Crypto Scammers: Avoiding the Investment Catfish

In recent years, phrases like “Bitcoin”, “Cryptocurrency”, and “Etherium” have entered into the conversation through our TVs, on social media channels, and online with increased frequency.

For many of us, understanding the workings of cryptocurrency and crypto-assets is taking some getting used to, with new forms of the digital currency entering the mix regularly.

What does the terminology mean?

Crypto currency is a form of digital currency in which transactions are verified and records maintained by a decentralized system using cryptography, rather than by a centralized authority (e.g., The Bank of England). In more straight-forward terms, it is a form of digital currency. According to Statista, there are approximately 9,900 different types of crypto currency in existence.

Bitcoin, Dodgecoin, Etherium, and Tether are examples of different types of digital currency in which a record of transactions is maintained, and new units of currency are generated by computers solving mathematical problems. If you think about them like different types of money, the way we would consider differences between pounds, dollars and Euros – all will have different values at different times.

So, what do crypto scammers do?

Crypto scammers are rarely based in the UK but will often claim that they are to reassure the people they target and may even use a prestigious UK address to seem more legitimate.

They use software that creates misleading information. Often crypto assets are worthless or non-existent. Another tactic used by scammers is to close accounts without warning and disappear with any investment made by the target of one of these scams.

Help in getting money back – the scammers

Very often, those who have already invested in a crypto-related scam will be targeted again by the scammer, who may even sell the personal information on to other criminals. They may claim to be contacting from an organization that can help you get lost money back from previous investment scams or losses. In the majority of cases, this is another type of scam.

It is important to watch out for scams when considering making investments in crypto, particularly if we have received unexpected contact from someone offering an investment opportunity.

Currently, regulation of crypto assets in the UK is not as tight as it is with other financial products and services. The UK government has announced plans for new rules governing the issuance, lending, and trading of crypto tokens, however this is not currently in place at the time of writing.

Those choosing to invest in cryptocurrency in the immediate future before this legislation has passed will not have access to the protections offered by the Financial Ombudsman Service or the Financial Services Compensation Scheme if they are scammed or if something else goes wrong.

What precautions should we take when it comes to crypto?

  • Be wary of ads online – Avoid online or social media adverts that claim high returns on crypto asset or crypto asset-related product investments.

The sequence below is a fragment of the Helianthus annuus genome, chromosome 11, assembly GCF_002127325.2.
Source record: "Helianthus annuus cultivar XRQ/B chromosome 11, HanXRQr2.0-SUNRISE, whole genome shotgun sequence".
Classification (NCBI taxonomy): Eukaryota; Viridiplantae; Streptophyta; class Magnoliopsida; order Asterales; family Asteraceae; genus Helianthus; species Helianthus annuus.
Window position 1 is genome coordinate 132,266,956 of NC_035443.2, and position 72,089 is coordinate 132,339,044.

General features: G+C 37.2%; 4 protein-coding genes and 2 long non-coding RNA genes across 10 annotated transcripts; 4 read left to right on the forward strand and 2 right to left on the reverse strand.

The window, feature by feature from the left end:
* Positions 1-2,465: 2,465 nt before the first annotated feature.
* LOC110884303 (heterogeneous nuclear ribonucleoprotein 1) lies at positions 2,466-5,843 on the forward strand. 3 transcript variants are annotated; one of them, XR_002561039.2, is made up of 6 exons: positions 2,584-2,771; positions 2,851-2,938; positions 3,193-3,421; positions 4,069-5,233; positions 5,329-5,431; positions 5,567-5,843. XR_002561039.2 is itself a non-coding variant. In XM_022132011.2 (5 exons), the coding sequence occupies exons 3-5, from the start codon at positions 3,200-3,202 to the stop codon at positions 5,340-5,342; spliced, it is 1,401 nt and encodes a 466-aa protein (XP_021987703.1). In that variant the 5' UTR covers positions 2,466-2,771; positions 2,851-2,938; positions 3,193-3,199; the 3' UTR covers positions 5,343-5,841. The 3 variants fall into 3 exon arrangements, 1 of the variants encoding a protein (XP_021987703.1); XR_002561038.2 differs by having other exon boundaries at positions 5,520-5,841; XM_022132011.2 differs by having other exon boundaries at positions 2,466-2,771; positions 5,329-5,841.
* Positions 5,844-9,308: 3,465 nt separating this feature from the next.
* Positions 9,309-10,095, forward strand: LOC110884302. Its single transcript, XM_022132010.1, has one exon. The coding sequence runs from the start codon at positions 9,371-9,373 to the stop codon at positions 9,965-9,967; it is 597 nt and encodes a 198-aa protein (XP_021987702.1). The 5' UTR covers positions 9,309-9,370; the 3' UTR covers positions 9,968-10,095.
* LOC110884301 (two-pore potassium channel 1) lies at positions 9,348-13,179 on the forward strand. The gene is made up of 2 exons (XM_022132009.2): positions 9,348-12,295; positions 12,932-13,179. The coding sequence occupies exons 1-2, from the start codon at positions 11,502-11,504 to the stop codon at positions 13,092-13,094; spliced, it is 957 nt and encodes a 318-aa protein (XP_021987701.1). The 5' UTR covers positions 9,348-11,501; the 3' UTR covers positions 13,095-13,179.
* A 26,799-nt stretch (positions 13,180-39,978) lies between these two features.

• Check with the FCA – Firms must be FCA authorised to advertise or sell Crypto asset derivatives (such as futures contracts, contracts for difference and options – more complex aspects of crypto investment). Check the FCA’s Register to make sure this is the case.
  • Research is best – Always conduct thorough research on any financial product(s) you are considering and the firm you are considering investing with.
    • Check with Companies House to see if they are in registered in the UK. Also check directors’ names to ensure they are legitimate. A similar check should be done with the company itself.
    • Never assume a professional website, well-known brand or celebrity endorsements are confirmation of authenticity.
    • Seek impartial and independent financial advice from an adviser. Do not do this with an advisor from the crypto-trader making the offer, as this may be part of a scam. The FCA provide more information on finding an independent adviser on their website.
    • Check the FCA Warning List for traders to avoid when investing.
  • Pressure to invest is a sign of a scam – Never allow the crypto trader to rush or pressured you into purchasing. This can be a clear sign of a scam if they do.
  • Don’t pay to recover money – If you have been scammed, do not pay another potential scammer in order access the funds in your account. This could be part of a larger scam.

It’s important to understand that financial scams are fraud, and are a criminal offence. You should reach out to your bank in the first instance to see if they can put a stop to any pending transactions, and report this to the police on the non-emergency number ‘101’.

Additionally, your bank may be able to offer assistance in getting funds back, especially if you have made the investments / purchases using a credit or debit card.

You can also report scams to by visiting the website, or by calling the team on 0808 800 9060 (Monday to Friday, 9am-5pm), or by using the Quick Reporting Tool at

Advice Direct Scotland are encouraging consumers to steer clear of the catfish to avoid being scammed on and around Valentine’s Day 2023. For more information, visit the designated campaign page. 

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